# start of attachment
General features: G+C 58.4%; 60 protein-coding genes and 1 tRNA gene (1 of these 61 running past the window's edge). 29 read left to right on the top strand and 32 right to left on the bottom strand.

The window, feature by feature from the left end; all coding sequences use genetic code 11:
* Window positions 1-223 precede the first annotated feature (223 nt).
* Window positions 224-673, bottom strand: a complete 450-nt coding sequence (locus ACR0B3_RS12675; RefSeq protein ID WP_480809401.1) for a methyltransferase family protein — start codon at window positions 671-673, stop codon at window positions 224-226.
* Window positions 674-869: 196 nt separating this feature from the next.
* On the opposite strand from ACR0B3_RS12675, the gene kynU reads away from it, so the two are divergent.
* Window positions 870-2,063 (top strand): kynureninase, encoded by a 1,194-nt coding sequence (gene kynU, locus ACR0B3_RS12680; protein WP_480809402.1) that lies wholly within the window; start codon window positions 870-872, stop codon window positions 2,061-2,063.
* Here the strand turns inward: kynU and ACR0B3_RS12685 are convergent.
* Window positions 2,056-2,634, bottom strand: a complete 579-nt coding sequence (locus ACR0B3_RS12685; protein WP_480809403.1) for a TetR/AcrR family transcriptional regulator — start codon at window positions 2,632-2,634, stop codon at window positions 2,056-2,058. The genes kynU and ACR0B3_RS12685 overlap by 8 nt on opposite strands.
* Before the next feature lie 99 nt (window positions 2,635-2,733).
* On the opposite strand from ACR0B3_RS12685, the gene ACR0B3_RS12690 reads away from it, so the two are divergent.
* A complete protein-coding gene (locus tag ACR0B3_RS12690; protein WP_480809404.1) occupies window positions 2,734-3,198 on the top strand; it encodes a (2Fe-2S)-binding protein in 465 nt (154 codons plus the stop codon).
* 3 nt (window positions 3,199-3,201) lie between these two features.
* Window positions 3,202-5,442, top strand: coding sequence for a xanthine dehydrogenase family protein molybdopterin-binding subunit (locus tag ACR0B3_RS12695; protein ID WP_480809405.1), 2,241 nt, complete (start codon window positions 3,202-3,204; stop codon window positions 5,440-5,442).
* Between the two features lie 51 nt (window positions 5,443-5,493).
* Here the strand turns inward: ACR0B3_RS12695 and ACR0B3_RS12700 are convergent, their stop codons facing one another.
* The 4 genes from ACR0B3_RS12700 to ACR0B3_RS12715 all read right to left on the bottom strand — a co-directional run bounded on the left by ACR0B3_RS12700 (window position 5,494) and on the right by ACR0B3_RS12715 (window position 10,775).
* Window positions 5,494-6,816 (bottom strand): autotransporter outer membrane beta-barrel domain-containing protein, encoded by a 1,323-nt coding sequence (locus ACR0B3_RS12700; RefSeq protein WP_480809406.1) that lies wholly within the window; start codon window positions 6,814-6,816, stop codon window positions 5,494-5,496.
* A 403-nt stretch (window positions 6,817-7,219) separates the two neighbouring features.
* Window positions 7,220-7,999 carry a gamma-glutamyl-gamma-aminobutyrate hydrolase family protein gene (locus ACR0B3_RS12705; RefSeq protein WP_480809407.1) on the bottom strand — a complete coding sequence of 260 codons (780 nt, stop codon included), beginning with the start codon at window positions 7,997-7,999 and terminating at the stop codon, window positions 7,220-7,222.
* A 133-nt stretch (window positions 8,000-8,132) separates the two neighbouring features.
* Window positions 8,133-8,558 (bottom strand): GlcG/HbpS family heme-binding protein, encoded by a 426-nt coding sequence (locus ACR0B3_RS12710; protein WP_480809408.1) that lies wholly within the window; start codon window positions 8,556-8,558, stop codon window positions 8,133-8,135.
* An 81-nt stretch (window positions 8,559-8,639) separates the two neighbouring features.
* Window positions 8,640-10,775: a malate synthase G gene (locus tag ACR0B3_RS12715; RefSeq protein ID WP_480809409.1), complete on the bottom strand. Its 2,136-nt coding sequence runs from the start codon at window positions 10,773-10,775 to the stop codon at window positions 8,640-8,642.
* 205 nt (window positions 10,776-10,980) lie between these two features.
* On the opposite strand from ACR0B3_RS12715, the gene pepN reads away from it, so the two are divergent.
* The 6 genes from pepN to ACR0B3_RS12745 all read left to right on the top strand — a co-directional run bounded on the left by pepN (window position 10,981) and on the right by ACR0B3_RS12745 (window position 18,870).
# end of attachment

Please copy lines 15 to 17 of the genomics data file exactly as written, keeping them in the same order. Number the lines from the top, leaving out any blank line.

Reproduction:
* Between the two features lie 51 nt (window positions 5,443-5,493).
* Here the strand turns inward: ACR0B3_RS12695 and ACR0B3_RS12700 are convergent, their stop codons facing one another.
* The 4 genes from ACR0B3_RS12700 to ACR0B3_RS12715 all read right to left on the bottom strand — a co-directional run bounded on the left by ACR0B3_RS12700 (window position 5,494) and on the right by ACR0B3_RS12715 (window position 10,775).